Ismail et al. characterized Tctex-1, a novel binding partner of kidney injury molecule-1 (KIM-1), and described the role both proteins have in efferocytosis, the phagocytosis of apoptotic cells. Efferocytosis is an important function in tissue repair, reducing inflammation and abnormal autoimmune responses. KIM-1 is a phosphatidylserine (PS) receptor and PS is a well-known identifier of apoptotic cells. The physical and functional interactions between Tctex-1 and KIM-1 were examined in proximal tubular epithelial cells (PTECs) which can act as amateur phagocytes. A previously unknown role for Tctex-1 in KIM-1-mediated efferocytosis in PTECs was described. Efferocytosis requires re-organization of the actin and microtubule networks, prompting the authors to examine actin cytoskeletal dynamics and the potential role of RhoA and Rac1 in efferocytosis mediated by Tctex-1/KIM-1. Notably, neither RhoA nor Rac1 activities were regulated by Tctex-1 during KIM-1-dependent efferocytosis in PTECs. These data suggested the unexpected hypothesis that non-canonical pathways not involving RhoA and Rac1 are utilized by Tctex-1. Cytoskeleton’s rhodamine-phalloidin, RhoA and Rac1 G-LISA activation assay kits, and Total RhoA ELISA (Cat. # PHDR1, BK124, BK128, BK150, respectively) were essential reagents in this study, the first to describe the physical and functional roles of Tctex-1 in KIM-1-dependent efferocytosis in kidney cells.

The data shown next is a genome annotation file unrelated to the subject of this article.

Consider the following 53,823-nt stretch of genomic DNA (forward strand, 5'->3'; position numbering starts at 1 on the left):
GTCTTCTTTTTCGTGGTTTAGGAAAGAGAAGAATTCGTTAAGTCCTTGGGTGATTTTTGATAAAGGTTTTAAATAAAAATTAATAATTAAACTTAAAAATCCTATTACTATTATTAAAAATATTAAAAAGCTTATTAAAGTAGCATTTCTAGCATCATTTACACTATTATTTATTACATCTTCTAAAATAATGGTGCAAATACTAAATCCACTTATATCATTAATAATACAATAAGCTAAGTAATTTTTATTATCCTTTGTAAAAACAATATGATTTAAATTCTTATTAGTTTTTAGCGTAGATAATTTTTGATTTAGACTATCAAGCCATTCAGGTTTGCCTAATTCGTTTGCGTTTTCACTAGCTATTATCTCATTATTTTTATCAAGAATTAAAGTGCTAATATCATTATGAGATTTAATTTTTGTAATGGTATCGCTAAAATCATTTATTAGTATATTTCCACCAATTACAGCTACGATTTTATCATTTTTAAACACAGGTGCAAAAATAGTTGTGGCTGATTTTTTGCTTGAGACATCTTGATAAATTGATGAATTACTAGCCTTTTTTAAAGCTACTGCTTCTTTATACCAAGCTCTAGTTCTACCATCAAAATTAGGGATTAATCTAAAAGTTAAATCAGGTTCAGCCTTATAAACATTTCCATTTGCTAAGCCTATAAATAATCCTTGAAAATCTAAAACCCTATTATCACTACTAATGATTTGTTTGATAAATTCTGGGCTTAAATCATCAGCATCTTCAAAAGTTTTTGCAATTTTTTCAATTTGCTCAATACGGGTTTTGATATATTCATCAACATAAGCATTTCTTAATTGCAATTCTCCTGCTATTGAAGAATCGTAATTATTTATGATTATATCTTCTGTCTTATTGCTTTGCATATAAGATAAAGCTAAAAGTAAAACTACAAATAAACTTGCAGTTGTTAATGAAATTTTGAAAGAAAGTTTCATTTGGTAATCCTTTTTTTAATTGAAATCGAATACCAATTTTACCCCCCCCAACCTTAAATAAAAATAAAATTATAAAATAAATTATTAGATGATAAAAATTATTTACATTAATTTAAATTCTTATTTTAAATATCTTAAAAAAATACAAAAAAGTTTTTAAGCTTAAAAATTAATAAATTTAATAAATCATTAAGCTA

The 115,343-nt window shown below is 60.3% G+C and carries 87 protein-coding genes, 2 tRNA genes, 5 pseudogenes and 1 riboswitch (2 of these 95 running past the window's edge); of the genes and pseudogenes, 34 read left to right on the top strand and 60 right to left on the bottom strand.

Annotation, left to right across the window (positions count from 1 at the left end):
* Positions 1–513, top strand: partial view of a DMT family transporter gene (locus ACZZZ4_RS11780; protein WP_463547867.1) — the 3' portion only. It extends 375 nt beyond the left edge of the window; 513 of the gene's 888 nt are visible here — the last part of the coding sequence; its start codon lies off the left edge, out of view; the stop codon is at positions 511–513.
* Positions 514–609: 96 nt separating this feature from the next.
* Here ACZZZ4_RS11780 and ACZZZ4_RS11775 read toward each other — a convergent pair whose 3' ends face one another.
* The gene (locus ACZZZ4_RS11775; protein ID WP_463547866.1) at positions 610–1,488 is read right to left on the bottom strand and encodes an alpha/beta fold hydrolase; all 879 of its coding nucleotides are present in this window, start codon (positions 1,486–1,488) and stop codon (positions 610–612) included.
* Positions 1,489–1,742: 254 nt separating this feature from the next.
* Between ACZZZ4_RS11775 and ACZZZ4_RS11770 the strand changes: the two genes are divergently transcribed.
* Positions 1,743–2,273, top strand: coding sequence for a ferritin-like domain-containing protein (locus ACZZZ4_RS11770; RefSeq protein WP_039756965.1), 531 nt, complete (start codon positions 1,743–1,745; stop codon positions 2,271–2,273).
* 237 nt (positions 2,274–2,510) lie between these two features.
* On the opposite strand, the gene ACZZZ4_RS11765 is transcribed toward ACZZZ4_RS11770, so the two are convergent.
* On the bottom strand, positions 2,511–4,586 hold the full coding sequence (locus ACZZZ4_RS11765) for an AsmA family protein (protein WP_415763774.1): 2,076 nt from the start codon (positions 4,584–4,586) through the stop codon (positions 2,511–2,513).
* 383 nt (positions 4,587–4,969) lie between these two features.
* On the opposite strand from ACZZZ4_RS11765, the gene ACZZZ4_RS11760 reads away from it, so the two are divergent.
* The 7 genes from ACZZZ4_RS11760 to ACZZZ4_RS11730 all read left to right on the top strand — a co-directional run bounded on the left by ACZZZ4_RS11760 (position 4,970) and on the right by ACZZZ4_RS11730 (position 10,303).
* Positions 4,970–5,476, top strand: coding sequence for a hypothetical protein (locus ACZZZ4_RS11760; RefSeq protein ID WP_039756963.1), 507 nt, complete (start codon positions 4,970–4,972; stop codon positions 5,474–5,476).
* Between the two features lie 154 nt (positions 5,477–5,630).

Schematic of phagocytic cell engulfing an apoptotic cell as mediated by recognition of phosphatidylserine (PS) signals.